2018-09-06 / Views

Egyptian-Muslim says he lost because of race

By Tim Skubick

It’s the day after the night before and they are picking up the pieces inside the Abdul El Sayed campaign after the Aug. 7 vote. The guy who finished second in the Democratic primary for governor is fielding all sorts of “I’m sorry we let you down” apologies from his now former campaign staffers.

He quickly put those comments in perspective and offered this to console those who were trying to console him. “Look it. You just helped somebody named Abdulrahman Mohamed El Sayed receive 340,000 votes” in Michigan for governor. He didn’t have to say anything more.

Some 23 days after that night, he sat down again for his first post-election debriefing with the Off the Record panel. He was quick to pin-point the highs and lows of his first ever campaign for statewide office.

He recounts that the momentum of his campaign was building nicely as checks came rolling in from all over the country. As former President George H.W. Bush described it, he had “Big Mo” going for him — until he didn’t.

The protracted story about his eligibility to be on the ticket shut-off the money spicket, closed down momentum and forced the campaign to undo what had been done with a story that turned out to be, in his mind, a nonstory.

He thinks it was part of an opposition movement from somewhere and somebody who did not want him to get the nomination. And while Dr. El Sayed battled that, including a back and forth with his own Democratic Party, Shri Thanedar started to moved in the polls just as the first Muslim to run for governor in Michigan was marking time.

“I did not expect to have Shri in the race,” he said, and you can tell he still harbored hard feelings. He calls his “progressive” opponent a “rich opportunist who doesn’t have a moral core.”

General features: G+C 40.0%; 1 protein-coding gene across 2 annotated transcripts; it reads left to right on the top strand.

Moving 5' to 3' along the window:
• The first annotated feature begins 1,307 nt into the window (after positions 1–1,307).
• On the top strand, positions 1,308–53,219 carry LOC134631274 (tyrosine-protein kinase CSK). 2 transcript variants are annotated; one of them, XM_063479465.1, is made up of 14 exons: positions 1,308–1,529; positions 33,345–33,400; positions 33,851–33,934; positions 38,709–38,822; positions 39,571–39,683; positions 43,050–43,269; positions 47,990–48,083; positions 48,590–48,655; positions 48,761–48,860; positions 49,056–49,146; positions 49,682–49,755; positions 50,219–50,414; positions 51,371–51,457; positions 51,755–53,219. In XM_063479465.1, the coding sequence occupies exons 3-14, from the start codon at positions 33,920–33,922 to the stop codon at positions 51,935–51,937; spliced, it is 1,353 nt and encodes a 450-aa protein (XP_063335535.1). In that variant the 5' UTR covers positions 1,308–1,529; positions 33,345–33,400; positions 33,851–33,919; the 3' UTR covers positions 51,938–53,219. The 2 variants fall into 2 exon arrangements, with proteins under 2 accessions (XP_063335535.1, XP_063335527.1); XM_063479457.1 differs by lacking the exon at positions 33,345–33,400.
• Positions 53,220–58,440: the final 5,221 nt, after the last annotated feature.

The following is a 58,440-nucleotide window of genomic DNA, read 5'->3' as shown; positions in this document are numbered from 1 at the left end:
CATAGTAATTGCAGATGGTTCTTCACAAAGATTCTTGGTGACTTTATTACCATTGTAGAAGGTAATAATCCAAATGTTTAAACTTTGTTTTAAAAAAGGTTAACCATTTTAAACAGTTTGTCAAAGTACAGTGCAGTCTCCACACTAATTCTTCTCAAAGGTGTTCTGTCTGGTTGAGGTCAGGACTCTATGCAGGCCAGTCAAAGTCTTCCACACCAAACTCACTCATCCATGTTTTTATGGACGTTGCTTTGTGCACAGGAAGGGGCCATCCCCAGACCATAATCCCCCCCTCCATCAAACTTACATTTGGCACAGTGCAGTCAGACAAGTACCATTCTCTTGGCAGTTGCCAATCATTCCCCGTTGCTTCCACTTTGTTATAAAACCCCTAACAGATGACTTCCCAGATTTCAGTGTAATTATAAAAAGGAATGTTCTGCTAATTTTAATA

In other words the two have not patched up differences that surfaced during the campaign.

“Without Shri in the race it’s a different race,” he told the OTR panel.

Then there was the Bernie Sander’s thing that also hurt.

Yes, the former progressive candidate for president endorsed Dr. El Sayed and appeared at a rally — but it was late. The campaign wanted him in before absentee ballots were mailed, but the Sander’ folks would not endorse while there was an outside chance the candidate would be bounced off the ballot. Such a move could make Sen. Sanders look a little silly.

Dr. El Sayed reflects the eligibility stuff was, “the lowest point of the campaign” and may have cost him upwards of $2 million dollars in contributions while the four-month story painfully unfolded.

He confides that race and religion were factors in a contest that resulted in “some of the most vile things being said to me.” In fact it got so bad that in the waning days of the campaign a body guard was hired “because of the threats against my life.

He adds, “I didn’t win because I was an Egyptian-Muslim.”

With the dust settled, he reports, “I have no grudges.” Looking at his tiny daughter born just after the election, he was “upset” because “this was the first time I had failed,”

But looking into her eyes, he thought, “She doesn’t know I lost.”

And that put everything in perspective.

“I’ll be back...I will likely run again” for an office yet TBD.

The interview may be seen on Public Television, with a special “overtime” segment posted at wkar.org.

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